Dozens of students gathered in the Hughes-Trigg commons to hear from religious leaders of Islam, Judaism and Christianity, and balance and moderation was the main topic of the Islamic Awareness Week’s interfaith discussion panel Monday night – reports the Southern Methodist University Daily Campus.

So we scroll two-three paragraphs down and we get what we just knew had to be in there somewhere, the Jewish guy condemning intolerant Jews. Because, let’s face it. while hoards of Muslim tolerant folks have been storming the public squares of the Third World, with tolerant soldiers and police shooting tolerantly – and with moderation! – into the crowds, them extremists Jews really drowned out that peacefulness with their extremist going on living in their homes.

“Each religious leader discussed how the essential truths of their religions stress the importance of balance and moderation. However, they all spoke of extremists within their religions whose actions go against the core values of their faiths.”

Now, wait for it… wait for it… and – who’s the first panelist to take a crack at the condemn-thine-own-extremist challenge?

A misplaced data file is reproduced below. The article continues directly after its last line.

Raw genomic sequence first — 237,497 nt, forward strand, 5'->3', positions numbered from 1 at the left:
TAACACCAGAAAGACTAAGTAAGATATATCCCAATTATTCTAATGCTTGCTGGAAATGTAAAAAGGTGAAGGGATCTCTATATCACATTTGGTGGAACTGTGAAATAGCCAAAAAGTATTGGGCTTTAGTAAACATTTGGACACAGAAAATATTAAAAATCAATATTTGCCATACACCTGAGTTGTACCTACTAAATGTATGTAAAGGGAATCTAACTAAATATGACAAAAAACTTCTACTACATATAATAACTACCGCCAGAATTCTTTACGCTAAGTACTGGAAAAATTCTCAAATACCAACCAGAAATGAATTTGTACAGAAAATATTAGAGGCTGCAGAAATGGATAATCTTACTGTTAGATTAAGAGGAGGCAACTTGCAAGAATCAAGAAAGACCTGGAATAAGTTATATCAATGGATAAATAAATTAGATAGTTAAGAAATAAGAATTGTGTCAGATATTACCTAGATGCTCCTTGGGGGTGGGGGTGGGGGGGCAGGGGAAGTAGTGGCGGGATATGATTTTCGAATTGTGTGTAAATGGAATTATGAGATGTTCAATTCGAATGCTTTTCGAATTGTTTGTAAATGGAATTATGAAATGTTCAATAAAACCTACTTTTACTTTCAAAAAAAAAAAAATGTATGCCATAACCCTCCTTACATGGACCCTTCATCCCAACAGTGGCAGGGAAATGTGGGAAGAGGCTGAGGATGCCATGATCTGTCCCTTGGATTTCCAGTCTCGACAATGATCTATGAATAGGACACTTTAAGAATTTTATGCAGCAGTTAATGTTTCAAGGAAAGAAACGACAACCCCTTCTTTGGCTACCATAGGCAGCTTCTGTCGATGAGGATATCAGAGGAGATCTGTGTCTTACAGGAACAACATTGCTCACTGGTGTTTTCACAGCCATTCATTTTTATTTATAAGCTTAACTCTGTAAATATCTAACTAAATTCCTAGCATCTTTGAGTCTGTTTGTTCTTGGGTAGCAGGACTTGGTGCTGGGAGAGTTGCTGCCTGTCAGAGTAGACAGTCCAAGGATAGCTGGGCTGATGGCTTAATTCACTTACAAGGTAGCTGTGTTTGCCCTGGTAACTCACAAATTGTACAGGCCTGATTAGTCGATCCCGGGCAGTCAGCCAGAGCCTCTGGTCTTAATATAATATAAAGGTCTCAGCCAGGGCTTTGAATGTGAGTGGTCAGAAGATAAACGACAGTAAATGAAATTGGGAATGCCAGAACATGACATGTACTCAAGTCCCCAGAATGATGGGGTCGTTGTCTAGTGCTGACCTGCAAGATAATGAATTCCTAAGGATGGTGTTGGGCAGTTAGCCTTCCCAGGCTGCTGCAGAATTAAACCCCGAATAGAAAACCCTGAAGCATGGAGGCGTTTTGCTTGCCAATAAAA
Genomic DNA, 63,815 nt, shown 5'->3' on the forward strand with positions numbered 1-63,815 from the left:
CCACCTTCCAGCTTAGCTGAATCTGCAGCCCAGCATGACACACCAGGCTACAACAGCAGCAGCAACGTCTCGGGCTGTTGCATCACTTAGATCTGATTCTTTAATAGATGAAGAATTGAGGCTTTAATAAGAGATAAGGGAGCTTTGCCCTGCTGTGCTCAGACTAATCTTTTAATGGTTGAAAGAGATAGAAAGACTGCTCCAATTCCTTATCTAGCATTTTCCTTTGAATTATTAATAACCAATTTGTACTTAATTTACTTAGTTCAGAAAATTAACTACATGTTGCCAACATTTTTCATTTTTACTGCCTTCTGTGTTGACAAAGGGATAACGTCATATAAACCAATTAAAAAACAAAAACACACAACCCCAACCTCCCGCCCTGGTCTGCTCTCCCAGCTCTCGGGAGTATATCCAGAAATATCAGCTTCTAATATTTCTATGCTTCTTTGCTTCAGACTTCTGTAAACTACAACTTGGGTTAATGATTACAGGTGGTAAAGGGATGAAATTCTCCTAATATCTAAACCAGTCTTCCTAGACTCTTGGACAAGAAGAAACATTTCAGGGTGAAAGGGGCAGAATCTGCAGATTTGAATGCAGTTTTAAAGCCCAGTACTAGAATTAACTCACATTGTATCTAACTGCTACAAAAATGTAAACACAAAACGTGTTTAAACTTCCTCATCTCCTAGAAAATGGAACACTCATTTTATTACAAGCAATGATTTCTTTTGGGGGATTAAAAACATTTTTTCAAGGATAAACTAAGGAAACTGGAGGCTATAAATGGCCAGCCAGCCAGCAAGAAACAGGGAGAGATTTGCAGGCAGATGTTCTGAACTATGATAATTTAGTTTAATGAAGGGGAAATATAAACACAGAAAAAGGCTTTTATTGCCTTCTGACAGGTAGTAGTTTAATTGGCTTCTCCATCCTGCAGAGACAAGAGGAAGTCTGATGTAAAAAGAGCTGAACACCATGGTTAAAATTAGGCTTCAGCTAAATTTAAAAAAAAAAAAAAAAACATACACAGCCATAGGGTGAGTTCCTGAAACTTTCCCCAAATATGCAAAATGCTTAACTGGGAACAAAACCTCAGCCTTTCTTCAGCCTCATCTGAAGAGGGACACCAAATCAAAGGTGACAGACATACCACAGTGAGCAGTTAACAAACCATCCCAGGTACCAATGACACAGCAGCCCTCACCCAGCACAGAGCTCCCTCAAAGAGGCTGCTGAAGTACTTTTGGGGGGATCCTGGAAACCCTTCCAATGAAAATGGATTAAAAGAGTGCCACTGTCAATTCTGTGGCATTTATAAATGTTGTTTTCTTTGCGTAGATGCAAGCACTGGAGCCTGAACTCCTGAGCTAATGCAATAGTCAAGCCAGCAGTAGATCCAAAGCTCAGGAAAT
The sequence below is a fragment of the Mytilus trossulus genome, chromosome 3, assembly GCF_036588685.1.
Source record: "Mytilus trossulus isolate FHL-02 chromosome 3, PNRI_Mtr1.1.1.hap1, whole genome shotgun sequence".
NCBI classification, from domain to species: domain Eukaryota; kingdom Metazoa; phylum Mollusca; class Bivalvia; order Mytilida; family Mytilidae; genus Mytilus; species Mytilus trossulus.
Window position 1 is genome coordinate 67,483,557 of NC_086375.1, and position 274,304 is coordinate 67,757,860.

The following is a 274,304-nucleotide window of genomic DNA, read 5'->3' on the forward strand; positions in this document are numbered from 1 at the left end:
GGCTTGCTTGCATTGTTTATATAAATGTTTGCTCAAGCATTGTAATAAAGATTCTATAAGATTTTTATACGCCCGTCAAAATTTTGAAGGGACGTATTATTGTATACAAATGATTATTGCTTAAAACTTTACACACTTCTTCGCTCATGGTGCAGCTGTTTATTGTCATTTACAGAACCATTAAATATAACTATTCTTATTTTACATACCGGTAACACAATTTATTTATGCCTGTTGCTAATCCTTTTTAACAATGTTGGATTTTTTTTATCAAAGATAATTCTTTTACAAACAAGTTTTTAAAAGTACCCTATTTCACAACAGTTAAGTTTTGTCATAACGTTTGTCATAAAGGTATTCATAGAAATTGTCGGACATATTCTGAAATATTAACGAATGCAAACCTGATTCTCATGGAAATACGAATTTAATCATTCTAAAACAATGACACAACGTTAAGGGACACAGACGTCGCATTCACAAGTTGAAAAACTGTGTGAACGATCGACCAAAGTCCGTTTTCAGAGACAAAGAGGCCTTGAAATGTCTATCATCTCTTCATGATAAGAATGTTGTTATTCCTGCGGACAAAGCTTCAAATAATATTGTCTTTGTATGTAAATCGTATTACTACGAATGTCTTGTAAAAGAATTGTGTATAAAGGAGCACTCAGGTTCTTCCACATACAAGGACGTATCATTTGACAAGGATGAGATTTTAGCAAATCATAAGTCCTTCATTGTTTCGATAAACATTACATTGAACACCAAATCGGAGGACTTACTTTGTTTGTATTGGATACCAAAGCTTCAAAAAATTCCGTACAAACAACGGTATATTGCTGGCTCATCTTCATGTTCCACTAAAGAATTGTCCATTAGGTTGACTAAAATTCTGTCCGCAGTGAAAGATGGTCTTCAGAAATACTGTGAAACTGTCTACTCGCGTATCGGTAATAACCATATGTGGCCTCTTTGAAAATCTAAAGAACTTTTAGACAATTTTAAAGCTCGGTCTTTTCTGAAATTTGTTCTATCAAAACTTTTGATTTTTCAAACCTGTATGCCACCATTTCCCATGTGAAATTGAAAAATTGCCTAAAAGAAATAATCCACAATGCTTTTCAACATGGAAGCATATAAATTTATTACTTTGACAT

“Balance and moderation is a challenge,” Rabbi David Gruber said, describing extremist behavior he witnessed by some Jewish people in Israel.

First one, and ONLY one, folks. Honor murders, decapitations, mass killings, suicide bombing – not event a footnote. Horrible Israelis? Oh yeah, baby, we know all about them.

Even the Christian guy got away with it without mentioning firebombing abortion clinics and murdering abortion doctors, f’rinstance. So now we’re clear: The leasson from Islamic Interfaith Awareness Week at SMU is – we must do something about the Jews.

Good to know.

PRAYING IN BUDAPEST

And speaking of goyim, nice or otherwise, Salt Lake City’s Deseret News reports that LDS Church has been added to Hungarian government’s recognition list, along with five Buddhist groups, Methodists, J Witnesses and two Islamic communities. Well, welcome to the club, guys, and remember: keep the weird stuff to a minimum…

 POLITICS REMAINS A CONTACT SPORT

This would have been funny enough for a dream scene from a Woody Allen movie (the earlier, funny ones): FOX40 News reports that Neo-Nazis and Occupy Groups clashed at Capitol Monday, man what a story. Except two officers were hurt in the clash, and made the story distinctly unfunny.

Printed from: http://www.jewishpress.com/news/jewish-news/yoris-news-picks-from-all-over-tue-22812/2012/02/28/